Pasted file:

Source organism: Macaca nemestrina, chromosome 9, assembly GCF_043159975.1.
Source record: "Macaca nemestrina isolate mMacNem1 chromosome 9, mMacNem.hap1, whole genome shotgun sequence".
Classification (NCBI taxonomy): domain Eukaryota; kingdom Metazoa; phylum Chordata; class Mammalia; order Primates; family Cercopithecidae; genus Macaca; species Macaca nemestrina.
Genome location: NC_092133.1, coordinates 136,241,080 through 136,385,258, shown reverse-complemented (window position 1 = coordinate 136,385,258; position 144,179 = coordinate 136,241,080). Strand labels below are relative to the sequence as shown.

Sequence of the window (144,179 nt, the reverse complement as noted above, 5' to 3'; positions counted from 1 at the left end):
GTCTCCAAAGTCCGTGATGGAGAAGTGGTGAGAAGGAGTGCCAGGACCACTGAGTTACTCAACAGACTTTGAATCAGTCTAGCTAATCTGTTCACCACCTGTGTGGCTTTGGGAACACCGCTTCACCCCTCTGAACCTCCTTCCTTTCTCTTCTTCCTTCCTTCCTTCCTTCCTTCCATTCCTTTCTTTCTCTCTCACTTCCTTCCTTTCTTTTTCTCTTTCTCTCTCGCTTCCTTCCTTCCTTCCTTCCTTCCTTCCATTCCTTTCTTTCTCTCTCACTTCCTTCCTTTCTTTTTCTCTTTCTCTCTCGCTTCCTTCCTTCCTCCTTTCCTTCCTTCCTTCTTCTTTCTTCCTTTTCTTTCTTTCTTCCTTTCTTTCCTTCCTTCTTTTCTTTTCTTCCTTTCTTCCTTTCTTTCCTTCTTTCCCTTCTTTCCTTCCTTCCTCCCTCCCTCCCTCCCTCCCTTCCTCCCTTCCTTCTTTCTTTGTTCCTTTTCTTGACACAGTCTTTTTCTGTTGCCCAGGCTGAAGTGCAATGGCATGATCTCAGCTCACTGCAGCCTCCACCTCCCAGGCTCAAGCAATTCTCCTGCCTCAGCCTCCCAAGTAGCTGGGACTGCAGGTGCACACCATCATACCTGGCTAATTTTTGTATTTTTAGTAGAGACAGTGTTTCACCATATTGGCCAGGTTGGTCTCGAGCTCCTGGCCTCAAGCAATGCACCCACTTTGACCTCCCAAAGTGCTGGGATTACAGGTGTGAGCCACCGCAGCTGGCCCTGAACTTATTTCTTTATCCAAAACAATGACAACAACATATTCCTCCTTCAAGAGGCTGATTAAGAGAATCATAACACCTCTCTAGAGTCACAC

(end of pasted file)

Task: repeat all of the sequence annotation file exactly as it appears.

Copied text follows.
Source organism: Macaca nemestrina, chromosome 9, assembly GCF_043159975.1.
Source record: "Macaca nemestrina isolate mMacNem1 chromosome 9, mMacNem.hap1, whole genome shotgun sequence".
Classification (NCBI taxonomy): domain Eukaryota; kingdom Metazoa; phylum Chordata; class Mammalia; order Primates; family Cercopithecidae; genus Macaca; species Macaca nemestrina.
Genome location: NC_092133.1, coordinates 136,241,080 through 136,385,258, shown reverse-complemented (window position 1 = coordinate 136,385,258; position 144,179 = coordinate 136,241,080). Strand labels below are relative to the sequence as shown.

Sequence of the window (144,179 nt, the reverse complement as noted above, 5' to 3'; positions counted from 1 at the left end):
GTCTCCAAAGTCCGTGATGGAGAAGTGGTGAGAAGGAGTGCCAGGACCACTGAGTTACTCAACAGACTTTGAATCAGTCTAGCTAATCTGTTCACCACCTGTGTGGCTTTGGGAACACCGCTTCACCCCTCTGAACCTCCTTCCTTTCTCTTCTTCCTTCCTTCCTTCCTTCCTTCCATTCCTTTCTTTCTCTCTCACTTCCTTCCTTTCTTTTTCTCTTTCTCTCTCGCTTCCTTCCTTCCTTCCTTCCTTCCTTCCATTCCTTTCTTTCTCTCTCACTTCCTTCCTTTCTTTTTCTCTTTCTCTCTCGCTTCCTTCCTTCCTCCTTTCCTTCCTTCCTTCTTCTTTCTTCCTTTTCTTTCTTTCTTCCTTTCTTTCCTTCCTTCTTTTCTTTTCTTCCTTTCTTCCTTTCTTTCCTTCTTTCCCTTCTTTCCTTCCTTCCTCCCTCCCTCCCTCCCTCCCTTCCTCCCTTCCTTCTTTCTTTGTTCCTTTTCTTGACACAGTCTTTTTCTGTTGCCCAGGCTGAAGTGCAATGGCATGATCTCAGCTCACTGCAGCCTCCACCTCCCAGGCTCAAGCAATTCTCCTGCCTCAGCCTCCCAAGTAGCTGGGACTGCAGGTGCACACCATCATACCTGGCTAATTTTTGTATTTTTAGTAGAGACAGTGTTTCACCATATTGGCCAGGTTGGTCTCGAGCTCCTGGCCTCAAGCAATGCACCCACTTTGACCTCCCAAAGTGCTGGGATTACAGGTGTGAGCCACCGCAGCTGGCCCTGAACTTATTTCTTTATCCAAAACAATGACAACAACATATTCCTCCTTCAAGAGGCTGATTAAGAGAATCATAACACCTCTCTAGAGTCACAC